Following the 2016 presidential election, one in six Americans stopped talking to a family member or close friend.
It’s a statistic I’ve cited here before because it seems unimaginable to me. Cutting off communication with someone I love over something like a presidential election?
Who are these people?
My family members and my friends and I disagree about many things, and politics is one of those things. We had plenty of heated arguments in 2016 (and 2020) and we didn’t all vote the same way. But none of us stopped talking to each other! We all felt strongly about our positions, but we felt even more strongly about our relationships and our connections.
Apparently, five out of six Americans made the same calculation. We value our personal relationships more highly than our political opinions. Just who are these people who are so upset about presidential elections that they stop talking to each other?
My current podcast guest, Dr. Tony Woodlief, argues that, while I’m busy patting myself on the back because I’m too sophisticated to be the one person in six who would end an important relationship over politics, I’m missing the real problem.
Focused on the wrong thing
Tony’s new book, I, Citizen: A Blueprint for Reclaiming American Self-Governance, begins with a story. When he was sixteen, to win a prize at the county fair and impress his girlfriend, Tony fell for a con. He avoided obvious cons like “test your strength,” but he was sure he could outfox the man who ran “guess your weight.” On that cold night, Tony looked deceptively thick from all the layers he was wearing, and he was sure the carny would guess the wrong weight.
He was right, but he still got conned. The carny did indeed fail to accurately guess Tony’s weight, but he was successful in separating Tony from three dollars and giving him a prize worth about a quarter.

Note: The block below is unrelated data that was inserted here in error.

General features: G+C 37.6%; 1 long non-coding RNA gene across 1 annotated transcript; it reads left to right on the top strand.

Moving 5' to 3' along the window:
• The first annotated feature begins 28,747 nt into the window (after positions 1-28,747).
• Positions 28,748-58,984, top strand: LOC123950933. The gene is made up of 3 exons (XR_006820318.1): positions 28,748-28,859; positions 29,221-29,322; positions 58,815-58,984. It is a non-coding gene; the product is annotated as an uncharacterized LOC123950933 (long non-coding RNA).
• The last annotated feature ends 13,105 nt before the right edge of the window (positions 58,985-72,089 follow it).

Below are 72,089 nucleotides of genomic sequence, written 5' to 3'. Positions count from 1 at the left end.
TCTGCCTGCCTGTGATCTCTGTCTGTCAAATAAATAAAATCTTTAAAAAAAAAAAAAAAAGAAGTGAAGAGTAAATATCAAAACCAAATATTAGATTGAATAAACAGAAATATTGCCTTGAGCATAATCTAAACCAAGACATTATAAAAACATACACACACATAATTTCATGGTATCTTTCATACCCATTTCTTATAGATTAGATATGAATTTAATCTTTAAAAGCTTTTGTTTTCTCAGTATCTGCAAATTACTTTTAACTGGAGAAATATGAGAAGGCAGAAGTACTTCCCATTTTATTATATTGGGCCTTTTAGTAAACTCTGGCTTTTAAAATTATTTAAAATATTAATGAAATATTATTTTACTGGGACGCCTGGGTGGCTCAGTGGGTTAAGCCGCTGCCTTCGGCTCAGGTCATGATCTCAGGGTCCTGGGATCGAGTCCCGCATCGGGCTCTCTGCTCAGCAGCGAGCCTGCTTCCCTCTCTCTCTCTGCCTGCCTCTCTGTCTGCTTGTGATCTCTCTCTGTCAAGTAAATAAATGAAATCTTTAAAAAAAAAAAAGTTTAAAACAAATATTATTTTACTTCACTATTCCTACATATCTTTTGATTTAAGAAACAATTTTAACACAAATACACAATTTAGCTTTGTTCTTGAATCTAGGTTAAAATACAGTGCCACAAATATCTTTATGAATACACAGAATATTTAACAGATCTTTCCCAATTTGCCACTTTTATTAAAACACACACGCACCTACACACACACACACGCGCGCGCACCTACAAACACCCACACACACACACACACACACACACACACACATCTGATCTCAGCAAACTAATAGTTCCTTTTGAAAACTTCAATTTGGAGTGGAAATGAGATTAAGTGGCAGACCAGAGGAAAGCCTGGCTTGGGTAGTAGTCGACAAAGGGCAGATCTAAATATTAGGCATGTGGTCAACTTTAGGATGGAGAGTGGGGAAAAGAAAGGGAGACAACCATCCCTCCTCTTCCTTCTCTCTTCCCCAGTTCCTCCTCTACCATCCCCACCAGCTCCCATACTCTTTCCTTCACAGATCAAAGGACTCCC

This con, the Kansas City Shuffle, works because, while the “mark” is congratulating himself on being too smart to be conned, he’s ignoring the real con.
How does this relate to political polarization? While I’m busy ridiculing the extremes of political polarization and feeling superior to the one person out of six who has inconceivably stopped talking to relatives, politicians in Washington have embarked on (as Tony calls it) a “relentless centralization of authority.” While extreme polarization occupies our attention, Tony believes we’re losing our ability to self-govern, and we don’t even realize it is happening.
As we focus on the theater of national politics, we’re ignoring opportunities to act closer to home. Most of us aren’t at the extremes of the political spectrum, but it’s good business for politicians of all parties to keep us preoccupied with the people who are.
I hope you’ll listen to the podcast for Tony’s account of the “Great American Con” and his hopeful blueprint for restoring our ability to self-govern. This week’s links include an article Tony recently wrote on this topic, recent research on polarization, and several essays on the importance of federalism and self-governance.
5 links worth your time
- We’re not in ‘a Cold Civil War.’
- Which of one Pew’s nine political categories do you identify with?
- Here’s why federalism will give us all more control.
- We overestimate how many of our political opponents hold extreme opinions.
- The whole system fails if we don’t have both virtuous leaders and a virtuous public.
Photo by Christopher Boswell on Adobe Stock